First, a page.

Healthy Eating Tips
For some people, myself included, there isn’t enough salad in the world. Others won’t touch them with a ten-foot pole. We all know that eating at least some fresh raw veggies on a daily basis is a good thing. And even for salad devotees, cold weather is kind of a disincentive — soup and warm foods become more crave-worthy.
So what to do about that, and about eaters to whom even the word “salad” is a turn-off? Be sneaky, that’s what. These simple preparations don’t even have the word “salad” in their titles, so no one will be the wiser. Take for example Asian-Flavored Quinoa Wraps, above. Filled with plenty of raw carrot, arugula, and avocado, they’re definitely salads in disguise. more→
With more varieties of fruits becoming available year-round, it’s tempting to bring them home — only to have them sit on the table or in the fridge. Rather than ponder how in the world to cut up healthy treats like coconut, pomegranate, passion fruit, pineapple, mango and others, this visual guide will have you prepping them like a pro. And as a bonus, see the end of this graphic for a few more clever hacks that will help you make the most of your fruits. more→
The holiday season is a time for celebrating the ones you love, giving back to your community and eating—and for many people, that means a lot of meat. As with many traditions, just because it’s what everyone does year after year, doesn’t mean it has to continue. In this case, discontinuing the traditional meat consumption during the holidays, or prepping your big holiday meal sans a ham or turkey, is a smart way to deviate from the norm without losing any of the excitement or charm of the season. more→
If you can’t get your family (or yourself!) to eat enough vegetables, you can try sweetening the deal — literally. By incorporating the orange-fleshed fall/winter veggies — carrots, sweet potato, pumpkin, and winter squash into these vegan cakes, pies, muffins, and cookies, you’ll be adding a dose of vitamins A and C to your desserts, and a host of antioxidants and fiber. But you and yours won’t taste any of those — just some lovely sweet flavors that will please everyone.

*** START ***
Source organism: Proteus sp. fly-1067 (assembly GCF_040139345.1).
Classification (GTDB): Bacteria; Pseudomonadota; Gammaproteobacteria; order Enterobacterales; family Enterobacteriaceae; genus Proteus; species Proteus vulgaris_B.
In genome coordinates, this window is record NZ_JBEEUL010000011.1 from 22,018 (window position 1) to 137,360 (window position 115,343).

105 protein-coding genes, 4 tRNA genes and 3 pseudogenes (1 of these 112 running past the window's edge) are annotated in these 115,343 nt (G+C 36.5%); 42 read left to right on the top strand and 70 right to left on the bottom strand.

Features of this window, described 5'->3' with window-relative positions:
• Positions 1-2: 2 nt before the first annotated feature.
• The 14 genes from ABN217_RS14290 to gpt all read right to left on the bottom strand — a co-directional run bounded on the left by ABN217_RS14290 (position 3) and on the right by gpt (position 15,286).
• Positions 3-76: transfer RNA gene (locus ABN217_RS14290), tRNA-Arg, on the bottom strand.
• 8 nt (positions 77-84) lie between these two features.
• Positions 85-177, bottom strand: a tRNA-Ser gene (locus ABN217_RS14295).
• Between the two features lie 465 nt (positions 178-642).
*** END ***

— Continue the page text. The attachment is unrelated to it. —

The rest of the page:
Cranberry-Carrot Cake (at top) is festive and luscious, but with a minimum of fat and a plethora of fresh fruit (and a vegetable!) in the batter, not the least bit guilt-inducing. It’s a nice alternative to pumpkin pie as a Thanksgiving and Christmas dessert. more→
In this insanely busy world, most people — even Grandma — would be daunted by the prospect of preparing an entire Thanksgiving or Christmas feast for a crowd. And with so many dietary preferences to accommodate — vegetarian, vegan, gluten-free — holiday meal prep can start to feel overwhelming. Whether you’re going to be a host or a participating guest, here are some tips that will help simplify your holiday meal prep so that you can feel festive rather than frazzled when the company starts to gather. Need ideas for what to make? We’ve got you covered. Here’s our full list of Thanksgiving and Christmas recipes to mix and match. more→
Vegans need comfort food just as much as anyone else. Salads and smoothies are great, but during sad or difficult moments, or when you’re under the weather, they just don’t do the trick. Warm and soothing, comfort foods also contain just the right amount of nostalgia — and love. Take this this simple, tasty Mock Chicken Noodle Soup; it recalls a comfort food from my childhood — minus the poor bird. There’s a Yiddish proverb that goes: “Worries go down better with soup.” How true! more→
There are lots of colorful, beautiful varieties of winter squash on the market in the fall and winter. I love to look at them, and they make festive centerpieces for the seasonal table. But when it comes to choosing one to eat, I go for butternut almost every time. Sure, it’s not as pretty to look at as some of the others, but for flavor, texture, and versatility, it can’t be beat. It’s especially good in soups, and you’ll find three tasty choices following. First, we highly recommend you visit How to Cut a Butternut Squash Without Losing Your Mind. Then you’ll be set for these 10 great ways to use this classic cool-weather vegetable. more→
Even though we do need some salt, too much isn’t healthy. We need to be careful how much salt we put into our bodies. I know some people who don’t use salt at all and just take what they need from whole foods. However, a pinch of salt brings out the flavor of foods. more→